Climate change bill is a step in the right direction

Newspaper Published Source 2019-05-08 Link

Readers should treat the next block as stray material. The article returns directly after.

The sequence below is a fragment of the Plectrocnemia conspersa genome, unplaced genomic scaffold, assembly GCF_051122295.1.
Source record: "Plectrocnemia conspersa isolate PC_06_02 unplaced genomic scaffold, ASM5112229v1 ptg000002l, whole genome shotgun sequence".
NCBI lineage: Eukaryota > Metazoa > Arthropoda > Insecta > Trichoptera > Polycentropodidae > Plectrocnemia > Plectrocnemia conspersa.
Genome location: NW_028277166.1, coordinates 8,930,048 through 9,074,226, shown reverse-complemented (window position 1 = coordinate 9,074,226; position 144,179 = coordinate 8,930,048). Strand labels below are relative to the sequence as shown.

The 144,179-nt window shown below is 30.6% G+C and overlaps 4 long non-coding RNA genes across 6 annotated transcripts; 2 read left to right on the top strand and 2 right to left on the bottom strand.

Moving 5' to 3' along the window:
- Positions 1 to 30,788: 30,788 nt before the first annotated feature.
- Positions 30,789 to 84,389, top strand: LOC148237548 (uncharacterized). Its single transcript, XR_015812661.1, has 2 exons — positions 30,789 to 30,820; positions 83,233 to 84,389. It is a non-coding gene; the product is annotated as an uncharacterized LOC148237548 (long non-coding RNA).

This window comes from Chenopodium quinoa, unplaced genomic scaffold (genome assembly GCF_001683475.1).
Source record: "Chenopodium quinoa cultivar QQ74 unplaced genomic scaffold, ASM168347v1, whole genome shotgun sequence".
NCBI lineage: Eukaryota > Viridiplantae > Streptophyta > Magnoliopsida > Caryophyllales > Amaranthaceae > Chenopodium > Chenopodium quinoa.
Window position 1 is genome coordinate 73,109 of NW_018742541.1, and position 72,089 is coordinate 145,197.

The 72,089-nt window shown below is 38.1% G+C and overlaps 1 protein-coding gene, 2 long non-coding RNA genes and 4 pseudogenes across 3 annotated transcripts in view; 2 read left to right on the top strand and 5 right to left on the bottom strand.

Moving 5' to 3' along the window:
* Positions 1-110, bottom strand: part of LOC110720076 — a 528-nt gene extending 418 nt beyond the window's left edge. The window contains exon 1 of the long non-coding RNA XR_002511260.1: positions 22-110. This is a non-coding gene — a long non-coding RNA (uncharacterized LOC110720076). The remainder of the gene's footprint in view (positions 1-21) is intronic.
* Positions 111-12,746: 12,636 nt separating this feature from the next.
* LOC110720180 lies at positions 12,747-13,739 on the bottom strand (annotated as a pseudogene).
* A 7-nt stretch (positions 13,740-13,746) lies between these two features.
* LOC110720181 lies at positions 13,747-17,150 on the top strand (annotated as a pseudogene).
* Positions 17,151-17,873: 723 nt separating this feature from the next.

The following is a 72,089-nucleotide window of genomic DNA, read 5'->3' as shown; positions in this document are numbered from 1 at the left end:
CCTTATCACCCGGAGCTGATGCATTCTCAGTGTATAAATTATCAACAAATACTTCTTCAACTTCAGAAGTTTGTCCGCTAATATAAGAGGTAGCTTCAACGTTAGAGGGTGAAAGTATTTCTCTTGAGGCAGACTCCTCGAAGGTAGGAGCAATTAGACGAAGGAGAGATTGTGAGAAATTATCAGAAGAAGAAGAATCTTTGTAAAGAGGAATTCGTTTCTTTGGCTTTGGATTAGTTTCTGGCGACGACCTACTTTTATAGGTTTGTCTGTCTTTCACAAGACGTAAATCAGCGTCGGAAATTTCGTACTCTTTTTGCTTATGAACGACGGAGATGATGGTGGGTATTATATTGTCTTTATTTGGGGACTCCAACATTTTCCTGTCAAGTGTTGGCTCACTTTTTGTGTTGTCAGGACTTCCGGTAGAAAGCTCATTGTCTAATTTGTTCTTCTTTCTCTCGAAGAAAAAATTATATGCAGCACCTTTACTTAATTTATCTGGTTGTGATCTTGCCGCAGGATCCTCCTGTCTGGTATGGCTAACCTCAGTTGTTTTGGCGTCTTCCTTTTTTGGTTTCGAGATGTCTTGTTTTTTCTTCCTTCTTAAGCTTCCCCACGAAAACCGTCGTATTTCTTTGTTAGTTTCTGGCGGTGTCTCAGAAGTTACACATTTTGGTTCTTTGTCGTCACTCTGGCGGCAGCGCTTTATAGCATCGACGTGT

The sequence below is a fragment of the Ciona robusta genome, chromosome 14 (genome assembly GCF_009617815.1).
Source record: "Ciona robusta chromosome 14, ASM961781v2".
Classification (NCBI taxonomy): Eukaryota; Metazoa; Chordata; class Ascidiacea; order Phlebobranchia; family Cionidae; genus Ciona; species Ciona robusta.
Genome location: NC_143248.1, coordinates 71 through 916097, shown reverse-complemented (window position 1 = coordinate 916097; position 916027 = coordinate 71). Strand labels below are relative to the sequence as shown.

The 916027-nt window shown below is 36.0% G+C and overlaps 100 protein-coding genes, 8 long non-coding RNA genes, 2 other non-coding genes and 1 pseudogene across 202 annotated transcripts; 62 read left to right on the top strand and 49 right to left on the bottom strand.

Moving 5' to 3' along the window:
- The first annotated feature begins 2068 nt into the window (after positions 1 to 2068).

EDITORIAL:  The key word is "consensus". That word took a prominent place when Climate Change Minister James Shaw announced on Wednesday that the long-awaited Zero Carbon Bill represented "the best possible political consensus across New Zealand" in the fight to reduce greenhouse gas emissions. After the non-event of the Capital Gains Tax, an underwhelming report on welfare, a tough battle to come on cannabis and a growing sense that the coalition's "year of delivery" was turning into a year of disappointment, Shaw's Green Party desperately needed a win on climate change. The Zero Carbon Bill, which has the backing of all three coalition parties, is that win.  In the two years since Prime Minister Jacinda Ardern described climate change as her generation's nuclear-free moment, the situation has only grown darker. Six months have passed since the United Nations Intergovernmental Panel on Climate Change (IPCC) said we have 12 years to keep global warming within 1.5C to avoid the worst effects of climate disaster. The UK Parliament recently declared a climate and environment emergency.  If you live in a city targeted by Extinction Rebellion's poster campaigns, you may feel the climate apocalypse has already arrived. Pessimism can easily turn into hopelessness.  READ MORE: *  Youth climate group excited their climate law brought to life *  Landmark climate change bill goes to Parliament *  Details of how the Govt will fight climate change to finally be revealed *  'Life-altering' changes needed to avoid the worst of climate change *  National Portrait: Bronwyn Hayward - Accidental Activist The Zero Carbon Bill is a positive step towards hope and a workable compromise. Political parties that do not support it risk being on the wrong side of history.  The bill sets a target of net-zero greenhouse gas emissions by 2050. The controversial exception to the rule is biological methane emitted by cows, where a target has been set of 10 per cent reductions on 2017 levels by 2030, and a provisional target of between 24 and 47 per cent by 2050.  It is understood the so-called "split gas" approach came from meetings between Shaw and NZ First, with the latter representing the concerns of farmers. A pragmatic balance has been struck between the need to respond meaningfully to the climate crisis and the need to preserve New Zealand's agricultural economy. Agriculture contributes nearly half New Zealand's emissions, 48.1 per cent. Biological methane alone is 35 per cent.  We are hearing arguments from the agricultural sector that the methane targets are too high. Federated Farmers has warned it sees the targets as "frustratingly cruel". Shaw has argued the 10 per cent drop by 2030 is indeed challenging but achievable without a cull of livestock. The billion dollar question is whether cuts of between a quarter and a half of emissions will require dramatic herd reductions or whether new technologies will come onstream to make at least some of the difference.  The numbers will be questioned and scrutinised further in coming months. The agricultural sector tends to favour 10-22 per cent as the final target, the ballpark target suggested by Parliamentary Commissioner for the Environment Simon Upton in 2018.  At the other end of the spectrum, Forest and Bird has accused the Government of offering farmers special treatment and Greenpeace worries the new legislation is "toothless" when it comes to the enforcement of targets.  There is a school of thought that being criticised from both sides means you probably have the mix about right. From the perspective of environmental activists such as Generation Zero, the bill is only a first step. The Greens would surely agree. But in terms of what is politically achievable in New Zealand in 2019, the bill is good enough for now.  © 2022 Stuff Limited